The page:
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I can't stand the idea of buying real estate as an "investment." The way I was raised is that a house is home, first and foremost. That's the way I'm treating my first property that I bought a few weeks ago. I'm planning to live in my 2 bedroom condo until I have kids. So about 10 years away for me as per my current plan. Ultimately I want a medium sized detached (no more than 1,700 sq. ft.) on a larger lot somewhere in Richmond Hill or Thornhill. That house I'll probably keep until my kids move out - 18-24 years. After that, who knows. Too far out to plan.
 

Admiral Beez

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@Neutrino Sounds like a good plan. When we arrived in Canada in 1976 we bought a house at Derry Road and Winston Churchill. After moving to the Beach(es) in Toronto in 1988, I swore to myself I'd never again live in a subdivision. For me, walkability and convenience combined with middle to high income, house proud neighbours in a dense area but with a lack of condo towers is ideal for me.

Here's my approximate Walkability score. Anything lower than 70% is not for me. https://www.walkscore.com/score/200-winchester-st-toronto-on-canada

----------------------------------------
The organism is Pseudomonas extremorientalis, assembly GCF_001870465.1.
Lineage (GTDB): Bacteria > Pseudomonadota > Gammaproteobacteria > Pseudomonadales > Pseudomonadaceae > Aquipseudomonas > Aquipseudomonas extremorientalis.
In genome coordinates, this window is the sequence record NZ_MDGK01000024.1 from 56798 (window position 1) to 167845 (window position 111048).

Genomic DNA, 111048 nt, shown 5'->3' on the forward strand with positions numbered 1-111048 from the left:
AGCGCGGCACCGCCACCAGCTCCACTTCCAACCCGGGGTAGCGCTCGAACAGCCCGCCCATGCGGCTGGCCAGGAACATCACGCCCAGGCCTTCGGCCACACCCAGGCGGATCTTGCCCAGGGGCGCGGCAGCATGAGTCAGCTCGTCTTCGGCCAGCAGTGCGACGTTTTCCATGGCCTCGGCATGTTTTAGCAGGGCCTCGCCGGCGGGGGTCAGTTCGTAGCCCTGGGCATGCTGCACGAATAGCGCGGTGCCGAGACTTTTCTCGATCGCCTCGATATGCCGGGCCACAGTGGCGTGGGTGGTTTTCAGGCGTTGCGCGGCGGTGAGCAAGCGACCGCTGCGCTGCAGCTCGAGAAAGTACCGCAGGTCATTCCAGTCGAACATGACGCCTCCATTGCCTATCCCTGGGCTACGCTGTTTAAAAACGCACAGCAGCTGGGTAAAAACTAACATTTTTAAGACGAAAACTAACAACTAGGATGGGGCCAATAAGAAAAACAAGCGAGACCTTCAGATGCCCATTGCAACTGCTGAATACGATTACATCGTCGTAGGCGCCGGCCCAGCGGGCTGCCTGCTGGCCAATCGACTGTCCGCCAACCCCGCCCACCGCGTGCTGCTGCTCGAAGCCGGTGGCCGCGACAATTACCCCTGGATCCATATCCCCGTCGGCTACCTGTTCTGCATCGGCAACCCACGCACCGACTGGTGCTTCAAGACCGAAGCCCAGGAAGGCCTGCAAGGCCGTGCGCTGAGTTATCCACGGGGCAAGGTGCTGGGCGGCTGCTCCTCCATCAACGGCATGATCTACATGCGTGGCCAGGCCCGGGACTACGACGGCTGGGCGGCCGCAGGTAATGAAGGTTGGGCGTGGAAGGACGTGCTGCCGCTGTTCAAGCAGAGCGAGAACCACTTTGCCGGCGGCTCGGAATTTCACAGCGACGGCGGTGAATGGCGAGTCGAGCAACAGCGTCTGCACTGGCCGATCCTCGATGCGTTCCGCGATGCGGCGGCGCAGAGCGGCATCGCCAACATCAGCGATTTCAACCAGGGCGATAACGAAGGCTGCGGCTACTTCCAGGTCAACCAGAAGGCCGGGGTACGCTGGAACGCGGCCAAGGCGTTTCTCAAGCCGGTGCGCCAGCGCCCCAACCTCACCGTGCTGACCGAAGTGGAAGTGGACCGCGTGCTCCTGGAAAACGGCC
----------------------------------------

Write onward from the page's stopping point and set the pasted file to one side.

gabe

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I work in sales for a railing contractor. You'd be surprised how many baby boomers are buying houses right now. The kids move out, so they downsize to a condo, they absolutely hate condo life, so they buy another house again.
 

canarob

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Lots of boomers are building custom "bungalofts" in the older parts of suburbs these days that are bigger than the houses they had when they had kids in the house. Often 3-4k square-feet of one-level living and guest bedrooms in loft above or in basement.

I'm a Gen Xer that is never leaving my smallish suburban house unless my life circumstances change dramatically. Many of my friends are in different types of housing, but likely won't sell for decades. It's too expensive to move these days unless your current housing becomes inadequate or you need to move to a new location.